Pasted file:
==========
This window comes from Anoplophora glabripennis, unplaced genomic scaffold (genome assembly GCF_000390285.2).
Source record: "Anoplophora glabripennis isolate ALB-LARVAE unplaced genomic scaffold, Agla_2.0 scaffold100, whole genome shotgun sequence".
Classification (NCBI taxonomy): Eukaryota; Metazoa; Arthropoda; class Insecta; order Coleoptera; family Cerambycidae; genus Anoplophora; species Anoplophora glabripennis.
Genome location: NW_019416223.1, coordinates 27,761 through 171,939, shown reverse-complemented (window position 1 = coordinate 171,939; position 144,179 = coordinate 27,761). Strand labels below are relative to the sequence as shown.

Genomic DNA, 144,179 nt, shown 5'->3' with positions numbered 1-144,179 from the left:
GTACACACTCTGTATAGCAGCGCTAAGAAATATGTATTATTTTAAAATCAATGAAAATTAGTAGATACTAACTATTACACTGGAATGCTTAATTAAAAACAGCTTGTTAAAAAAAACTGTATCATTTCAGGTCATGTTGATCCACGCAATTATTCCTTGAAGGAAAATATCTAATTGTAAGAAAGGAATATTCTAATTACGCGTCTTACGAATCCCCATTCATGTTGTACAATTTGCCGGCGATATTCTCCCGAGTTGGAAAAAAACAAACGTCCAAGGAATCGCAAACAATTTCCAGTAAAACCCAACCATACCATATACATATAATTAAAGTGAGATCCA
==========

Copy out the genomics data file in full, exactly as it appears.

This window comes from Anoplophora glabripennis, unplaced genomic scaffold (genome assembly GCF_000390285.2).
Source record: "Anoplophora glabripennis isolate ALB-LARVAE unplaced genomic scaffold, Agla_2.0 scaffold100, whole genome shotgun sequence".
Classification (NCBI taxonomy): Eukaryota; Metazoa; Arthropoda; class Insecta; order Coleoptera; family Cerambycidae; genus Anoplophora; species Anoplophora glabripennis.
Genome location: NW_019416223.1, coordinates 27,761 through 171,939, shown reverse-complemented (window position 1 = coordinate 171,939; position 144,179 = coordinate 27,761). Strand labels below are relative to the sequence as shown.

Genomic DNA, 144,179 nt, shown 5'->3' with positions numbered 1-144,179 from the left:
GTACACACTCTGTATAGCAGCGCTAAGAAATATGTATTATTTTAAAATCAATGAAAATTAGTAGATACTAACTATTACACTGGAATGCTTAATTAAAAACAGCTTGTTAAAAAAAACTGTATCATTTCAGGTCATGTTGATCCACGCAATTATTCCTTGAAGGAAAATATCTAATTGTAAGAAAGGAATATTCTAATTACGCGTCTTACGAATCCCCATTCATGTTGTACAATTTGCCGGCGATATTCTCCCGAGTTGGAAAAAAACAAACGTCCAAGGAATCGCAAACAATTTCCAGTAAAACCCAACCATACCATATACATATAATTAAAGTGAGATCCA